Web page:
Posted on 8/26/10 01:18 AM
The Wolfman was at the best visually striking, however due to poor writing by two fairly good writers, David Self(Road to Perdition) and Andrew Kevin Walker(Se7en), it falls flat. This is due in large part to me not caring about anyone in the movie or what happens to them.
Joe Johnston is a notable contributor to my childhood movie experiences, and consequently, is a major part of my current pursuit into the world of filmmaking. He has consistently permeated my childhood with films that I grew up loving such as:
Honey, I Shrunk the Kids
He also, before those films, worked on some of my STILL favorite films, Raiders of the Lost Ark and the original Star Wars Trilogy as a Visual Effects/Art Direction guy.
So I like Joe.
BUT... this film wasn't a great step for him. All of his films are larger than life adventure films. This one was better suited for a different helmsman. While it is visually striking, the writing was sub-par, the acting just decent (no excuse, look at the cast!!), and the directing just....well....good.
Where this film falters most is not in its actors or in its directing, but the story.
All the elements are there, but they don't matter, I simply can't feel or love any of the characters. I hated one(you'll see him and understand) but other than that, they were very shallow. I have one element of storytelling I understand to be consistently true with movies that deal with fantastic or supernatural elements, namely sci-fi or fantasy. That is the fact that no matter how rich your world is in these movies that are, for lack of a better word, impossible, you have to have characters that people care about in order for them to accept the world that the character is in. In this instance "impossible" means a world where people turn in to werewolves, fight with lightsabers, or fight a war against ugly things called orcs. I did not love these characters and this is the type of film that, without that element to the story, it serves itself as what it is, a visually exciting, cheap thrill horror film directed by someone better suited to directing a PG-13 action adventure film.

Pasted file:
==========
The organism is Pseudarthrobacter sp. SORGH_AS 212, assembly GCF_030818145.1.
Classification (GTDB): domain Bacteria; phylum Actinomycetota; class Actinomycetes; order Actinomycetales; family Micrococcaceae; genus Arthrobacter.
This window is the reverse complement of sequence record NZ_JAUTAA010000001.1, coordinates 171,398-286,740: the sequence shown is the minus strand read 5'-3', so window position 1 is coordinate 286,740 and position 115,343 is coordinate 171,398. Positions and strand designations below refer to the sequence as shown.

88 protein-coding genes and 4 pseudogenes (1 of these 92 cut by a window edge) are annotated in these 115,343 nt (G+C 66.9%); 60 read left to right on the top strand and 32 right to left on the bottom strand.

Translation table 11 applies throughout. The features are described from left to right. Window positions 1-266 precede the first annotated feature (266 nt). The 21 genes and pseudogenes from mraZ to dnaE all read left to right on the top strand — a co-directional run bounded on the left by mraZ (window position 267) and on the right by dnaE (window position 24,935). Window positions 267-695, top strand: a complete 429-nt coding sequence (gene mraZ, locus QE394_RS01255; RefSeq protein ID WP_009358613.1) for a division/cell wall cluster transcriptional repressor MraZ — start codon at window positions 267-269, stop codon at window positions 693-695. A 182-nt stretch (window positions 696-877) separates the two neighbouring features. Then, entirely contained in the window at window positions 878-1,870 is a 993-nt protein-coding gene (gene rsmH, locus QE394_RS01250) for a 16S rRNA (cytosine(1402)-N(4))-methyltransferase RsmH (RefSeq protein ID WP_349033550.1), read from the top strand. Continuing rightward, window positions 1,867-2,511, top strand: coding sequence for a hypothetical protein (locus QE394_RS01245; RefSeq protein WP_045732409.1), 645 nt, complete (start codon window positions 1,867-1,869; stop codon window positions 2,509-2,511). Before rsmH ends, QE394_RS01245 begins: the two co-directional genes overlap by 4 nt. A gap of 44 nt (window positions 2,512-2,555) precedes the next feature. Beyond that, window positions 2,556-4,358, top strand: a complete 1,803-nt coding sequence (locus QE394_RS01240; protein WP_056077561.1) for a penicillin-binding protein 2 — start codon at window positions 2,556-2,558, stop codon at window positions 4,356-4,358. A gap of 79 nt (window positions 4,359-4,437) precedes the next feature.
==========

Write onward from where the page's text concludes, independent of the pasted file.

The gore hurt the film. I usually will never say that, but I wanted to see a creeping and hunting Wolfman, I wanted to feel the tension build and anticipate the violence, and then be struck by horrific images of the beast tearing apart someone (even including some of the gore). Resulting in the allusion to the fact that, no matter what, the beast will take over. Instead, I was shown all of the violence. It left nothing to imagine, which in this case, the "what COULD have been" that I would have imagined would have been much scarier.
It has a delightful feel of camp throughout, almost like a dusting, and it is fairly tastefully applied. However, that feeling, along with the brilliant art direction, and the good ol' Universal feeling of a Blockbuster, only serve as a wonderful white icing on top of a secretly burnt cake.
I want to also make a quick comment or two about specific things:
The editing, at least in the beginning, and definitely during the conversations felt choppy and uninspired.
The asylum sequence is the best part of the entire film, and saved me from completely not caring about Lawrence.
I appreciate the fact that Lawrence's non english accent was explained.
Hugo Weaving is in total Agent Smith mode for at least two scenes.
I wanted to really, really, like this movie. However, it fell flat on some fronts. It's not terrible by any means, so it deserves a positive review, even though I wanted it to be more than it was.